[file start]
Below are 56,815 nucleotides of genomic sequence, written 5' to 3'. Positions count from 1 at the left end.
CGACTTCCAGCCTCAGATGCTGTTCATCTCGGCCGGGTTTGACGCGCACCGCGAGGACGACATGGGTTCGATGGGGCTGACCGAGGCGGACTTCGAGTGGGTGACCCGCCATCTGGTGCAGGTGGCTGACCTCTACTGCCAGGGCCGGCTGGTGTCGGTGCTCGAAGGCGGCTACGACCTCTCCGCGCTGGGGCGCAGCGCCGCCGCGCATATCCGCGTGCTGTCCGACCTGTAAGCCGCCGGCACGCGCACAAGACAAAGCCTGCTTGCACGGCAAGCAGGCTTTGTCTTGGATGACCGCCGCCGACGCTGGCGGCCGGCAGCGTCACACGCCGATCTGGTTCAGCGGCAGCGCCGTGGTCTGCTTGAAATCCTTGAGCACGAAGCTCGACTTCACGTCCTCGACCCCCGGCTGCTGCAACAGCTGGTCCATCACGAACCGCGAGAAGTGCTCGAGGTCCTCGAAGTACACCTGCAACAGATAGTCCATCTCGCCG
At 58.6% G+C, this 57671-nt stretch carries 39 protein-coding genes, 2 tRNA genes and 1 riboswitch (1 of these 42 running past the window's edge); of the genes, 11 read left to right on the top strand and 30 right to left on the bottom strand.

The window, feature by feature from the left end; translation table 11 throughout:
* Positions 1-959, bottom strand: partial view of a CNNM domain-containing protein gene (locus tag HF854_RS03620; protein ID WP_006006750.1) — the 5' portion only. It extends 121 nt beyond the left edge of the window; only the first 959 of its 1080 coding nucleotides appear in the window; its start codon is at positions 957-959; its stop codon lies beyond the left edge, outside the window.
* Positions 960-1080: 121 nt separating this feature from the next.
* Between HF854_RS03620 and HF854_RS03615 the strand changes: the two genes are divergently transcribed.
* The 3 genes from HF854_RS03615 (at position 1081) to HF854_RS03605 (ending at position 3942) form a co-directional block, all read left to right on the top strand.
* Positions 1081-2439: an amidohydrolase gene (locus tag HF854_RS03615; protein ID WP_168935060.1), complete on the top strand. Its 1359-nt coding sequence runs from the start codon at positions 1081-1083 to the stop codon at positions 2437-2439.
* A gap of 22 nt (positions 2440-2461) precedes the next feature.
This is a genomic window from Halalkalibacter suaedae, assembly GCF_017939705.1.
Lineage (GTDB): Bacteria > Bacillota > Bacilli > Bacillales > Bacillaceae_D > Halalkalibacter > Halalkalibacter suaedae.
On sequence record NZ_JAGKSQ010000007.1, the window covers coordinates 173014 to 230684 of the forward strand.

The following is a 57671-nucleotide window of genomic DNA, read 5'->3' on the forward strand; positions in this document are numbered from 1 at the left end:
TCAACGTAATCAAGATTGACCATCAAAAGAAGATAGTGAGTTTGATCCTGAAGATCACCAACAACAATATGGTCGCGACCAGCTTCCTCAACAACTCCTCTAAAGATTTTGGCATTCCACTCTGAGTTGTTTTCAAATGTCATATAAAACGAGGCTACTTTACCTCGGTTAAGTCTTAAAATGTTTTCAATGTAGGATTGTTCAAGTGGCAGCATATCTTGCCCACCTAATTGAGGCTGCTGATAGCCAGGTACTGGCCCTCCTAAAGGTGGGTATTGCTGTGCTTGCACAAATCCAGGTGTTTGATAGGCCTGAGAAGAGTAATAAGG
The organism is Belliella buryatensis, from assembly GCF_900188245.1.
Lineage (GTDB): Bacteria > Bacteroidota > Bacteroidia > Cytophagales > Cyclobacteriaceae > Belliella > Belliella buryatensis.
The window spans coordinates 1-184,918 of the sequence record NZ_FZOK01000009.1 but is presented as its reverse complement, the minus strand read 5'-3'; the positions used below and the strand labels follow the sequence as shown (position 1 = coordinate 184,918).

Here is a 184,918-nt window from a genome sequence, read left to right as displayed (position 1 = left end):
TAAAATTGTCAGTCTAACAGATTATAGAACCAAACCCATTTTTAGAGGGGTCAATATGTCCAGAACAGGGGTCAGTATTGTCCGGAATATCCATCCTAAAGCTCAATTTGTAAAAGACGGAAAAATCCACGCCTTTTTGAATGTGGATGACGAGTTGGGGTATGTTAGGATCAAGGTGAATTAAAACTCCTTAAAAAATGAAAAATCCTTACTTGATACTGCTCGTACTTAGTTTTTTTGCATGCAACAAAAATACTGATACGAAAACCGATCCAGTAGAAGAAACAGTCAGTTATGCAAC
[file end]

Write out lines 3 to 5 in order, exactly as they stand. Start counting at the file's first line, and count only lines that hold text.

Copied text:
At 58.6% G+C, this 57671-nt stretch carries 39 protein-coding genes, 2 tRNA genes and 1 riboswitch (1 of these 42 running past the window's edge); of the genes, 11 read left to right on the top strand and 30 right to left on the bottom strand.

The window, feature by feature from the left end; translation table 11 throughout:
* Positions 1-959, bottom strand: partial view of a CNNM domain-containing protein gene (locus tag HF854_RS03620; protein ID WP_006006750.1) — the 5' portion only. It extends 121 nt beyond the left edge of the window; only the first 959 of its 1080 coding nucleotides appear in the window; its start codon is at positions 957-959; its stop codon lies beyond the left edge, outside the window.